VISA Chargebacks Explained

The so called Section 75 rules which were legislated back in the seventies to compel credit companies to take responsibility in the event that purchases transacted with their credit cards failed to go through for one reason or the other did not fully cover some transactions done with some other cards such as Visa.

To bridge this gap in legislation and provide fall back plan for clients who gets shafted in card transactions, Visa (and Mastercard) came up with some in-house rules to make up for failed transactions done with their cards. The whole system of compensation is known as Chargeback.
Visa chargeback operates on the idea that every charge on the visa card automatically binds the card provider to meeting their end of the bargain as far as valid transactions made on their cards are concerned. Chargeback is not, strictly speaking, a legal requirement to which Visa must adhere to but is a rather a voluntary measure undertaken to safeguard business integrity and clients fund.

When is Visa Chargeback Used?

It is important to note that the chargeback system is designed to get back money which have been charged to a Visa card with subsequent unsuccessful delivery or defective goods from the supplier’s bank and not the supplier itself. The system also caters for instances when a suppliers goes into receivership but payment is not guaranteed. Once a transaction for which payment has been charged to a Visa card has failed to take place, the client bank is called upon to get their client’s money back and promptly refund their customer.

Instances in which chargeback procedures can be effected include:

-When a supplier is suddenly declared bankrupt while a transaction had been made but no delivery made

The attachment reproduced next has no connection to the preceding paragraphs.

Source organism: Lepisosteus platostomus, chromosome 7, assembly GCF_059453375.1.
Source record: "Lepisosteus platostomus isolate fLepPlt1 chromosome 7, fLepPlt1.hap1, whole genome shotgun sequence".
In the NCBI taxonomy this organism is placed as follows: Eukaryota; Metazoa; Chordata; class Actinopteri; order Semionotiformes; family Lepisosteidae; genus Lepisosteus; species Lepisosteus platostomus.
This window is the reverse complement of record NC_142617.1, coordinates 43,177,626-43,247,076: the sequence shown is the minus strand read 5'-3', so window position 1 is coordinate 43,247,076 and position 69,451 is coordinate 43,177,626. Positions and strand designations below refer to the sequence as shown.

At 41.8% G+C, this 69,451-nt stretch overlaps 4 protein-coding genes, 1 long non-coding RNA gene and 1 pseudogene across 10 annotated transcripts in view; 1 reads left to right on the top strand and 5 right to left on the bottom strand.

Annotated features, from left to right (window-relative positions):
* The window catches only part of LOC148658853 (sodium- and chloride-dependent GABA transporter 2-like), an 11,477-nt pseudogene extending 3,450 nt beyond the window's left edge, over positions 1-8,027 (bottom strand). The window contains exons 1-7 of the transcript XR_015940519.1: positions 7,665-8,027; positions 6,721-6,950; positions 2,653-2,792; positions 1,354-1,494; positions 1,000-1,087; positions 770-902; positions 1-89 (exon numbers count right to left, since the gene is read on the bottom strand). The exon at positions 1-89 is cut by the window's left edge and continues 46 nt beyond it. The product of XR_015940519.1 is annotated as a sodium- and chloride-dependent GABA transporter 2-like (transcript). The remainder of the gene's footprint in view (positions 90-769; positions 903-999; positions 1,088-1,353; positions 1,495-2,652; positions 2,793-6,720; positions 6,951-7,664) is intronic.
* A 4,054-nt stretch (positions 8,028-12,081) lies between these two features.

-When defective goods are delivered to the buyer
-When the buyer fails to make a delivery for paid goods
-When a purchase is overtaken by an authorization deadline
-When fraud is detected and a purchase is linked to un authorized card transaction
-When a customer is billed several times for the same item or an incorrect amount is billed for a purchase

The Mechanics of Chargeback

A complaint must be lodged by the customer with his respective bank within a period not exceeding 120 days (180 days for international transactions) from date of the realization of the anomaly in a Visa transaction. The customer’s bank then sets into motion the process of claiming the money from the supplier’s bank. Contacting the supplier might help speed up the process. There is no upper limit for payouts in Visa chargeback.

However, one might not be successful in striking for a claim under the Visa chargeback. One has the option in this instance of seeking the aid of Financial Ombudsman. The services of Financial Ombudsman are offered free of charge and is a better alternative to letting one’s money get lost.

As noted earlier, Visa chargeback scheme is not a legally enforceable compensation scheme for transactions which goes wrong. Since it is a purely in-house arrangement which the Visa has put in place to strengthen its operational framework on the integrity and customer care fronts, it behooves each Visa user to take appropriate steps to ensure that all the transactions that they are willing to engage in are above board and are done with reliable trading partners.

Comments are closed.